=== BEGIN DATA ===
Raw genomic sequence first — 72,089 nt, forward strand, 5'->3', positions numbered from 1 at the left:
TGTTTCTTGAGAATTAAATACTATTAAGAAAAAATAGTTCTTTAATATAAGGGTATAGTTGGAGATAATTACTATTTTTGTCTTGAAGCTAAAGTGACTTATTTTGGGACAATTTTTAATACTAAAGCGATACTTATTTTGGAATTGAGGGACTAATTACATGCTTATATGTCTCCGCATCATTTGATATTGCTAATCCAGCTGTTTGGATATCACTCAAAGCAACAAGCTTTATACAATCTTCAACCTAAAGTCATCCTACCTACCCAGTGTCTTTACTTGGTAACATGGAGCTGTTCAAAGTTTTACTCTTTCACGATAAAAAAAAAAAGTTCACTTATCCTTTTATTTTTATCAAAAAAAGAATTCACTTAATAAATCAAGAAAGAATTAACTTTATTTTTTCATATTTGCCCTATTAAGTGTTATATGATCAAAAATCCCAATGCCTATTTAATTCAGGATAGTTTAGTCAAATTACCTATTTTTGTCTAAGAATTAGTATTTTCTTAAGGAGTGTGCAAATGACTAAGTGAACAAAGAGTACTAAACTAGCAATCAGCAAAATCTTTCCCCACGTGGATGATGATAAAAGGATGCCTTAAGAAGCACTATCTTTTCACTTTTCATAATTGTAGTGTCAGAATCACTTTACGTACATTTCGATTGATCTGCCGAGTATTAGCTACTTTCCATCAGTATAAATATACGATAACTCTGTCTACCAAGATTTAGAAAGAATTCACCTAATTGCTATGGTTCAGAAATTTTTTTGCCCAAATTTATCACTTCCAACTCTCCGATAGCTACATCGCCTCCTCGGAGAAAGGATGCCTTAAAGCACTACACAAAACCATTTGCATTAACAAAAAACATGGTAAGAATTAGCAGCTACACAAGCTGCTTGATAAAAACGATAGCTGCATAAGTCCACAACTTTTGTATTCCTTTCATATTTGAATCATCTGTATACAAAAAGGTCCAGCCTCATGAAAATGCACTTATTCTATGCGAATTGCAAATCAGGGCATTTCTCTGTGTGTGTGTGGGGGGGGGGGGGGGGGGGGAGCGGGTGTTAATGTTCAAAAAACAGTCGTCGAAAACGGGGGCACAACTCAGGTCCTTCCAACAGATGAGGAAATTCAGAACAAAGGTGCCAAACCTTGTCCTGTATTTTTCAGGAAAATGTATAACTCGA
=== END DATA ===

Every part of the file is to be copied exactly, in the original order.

Raw genomic sequence first — 72,089 nt, forward strand, 5'->3', positions numbered from 1 at the left:
TGTTTCTTGAGAATTAAATACTATTAAGAAAAAATAGTTCTTTAATATAAGGGTATAGTTGGAGATAATTACTATTTTTGTCTTGAAGCTAAAGTGACTTATTTTGGGACAATTTTTAATACTAAAGCGATACTTATTTTGGAATTGAGGGACTAATTACATGCTTATATGTCTCCGCATCATTTGATATTGCTAATCCAGCTGTTTGGATATCACTCAAAGCAACAAGCTTTATACAATCTTCAACCTAAAGTCATCCTACCTACCCAGTGTCTTTACTTGGTAACATGGAGCTGTTCAAAGTTTTACTCTTTCACGATAAAAAAAAAAAGTTCACTTATCCTTTTATTTTTATCAAAAAAAGAATTCACTTAATAAATCAAGAAAGAATTAACTTTATTTTTTCATATTTGCCCTATTAAGTGTTATATGATCAAAAATCCCAATGCCTATTTAATTCAGGATAGTTTAGTCAAATTACCTATTTTTGTCTAAGAATTAGTATTTTCTTAAGGAGTGTGCAAATGACTAAGTGAACAAAGAGTACTAAACTAGCAATCAGCAAAATCTTTCCCCACGTGGATGATGATAAAAGGATGCCTTAAGAAGCACTATCTTTTCACTTTTCATAATTGTAGTGTCAGAATCACTTTACGTACATTTCGATTGATCTGCCGAGTATTAGCTACTTTCCATCAGTATAAATATACGATAACTCTGTCTACCAAGATTTAGAAAGAATTCACCTAATTGCTATGGTTCAGAAATTTTTTTGCCCAAATTTATCACTTCCAACTCTCCGATAGCTACATCGCCTCCTCGGAGAAAGGATGCCTTAAAGCACTACACAAAACCATTTGCATTAACAAAAAACATGGTAAGAATTAGCAGCTACACAAGCTGCTTGATAAAAACGATAGCTGCATAAGTCCACAACTTTTGTATTCCTTTCATATTTGAATCATCTGTATACAAAAAGGTCCAGCCTCATGAAAATGCACTTATTCTATGCGAATTGCAAATCAGGGCATTTCTCTGTGTGTGTGTGGGGGGGGGGGGGGGGGGGGAGCGGGTGTTAATGTTCAAAAAACAGTCGTCGAAAACGGGGGCACAACTCAGGTCCTTCCAACAGATGAGGAAATTCAGAACAAAGGTGCCAAACCTTGTCCTGTATTTTTCAGGAAAATGTATAACTCGA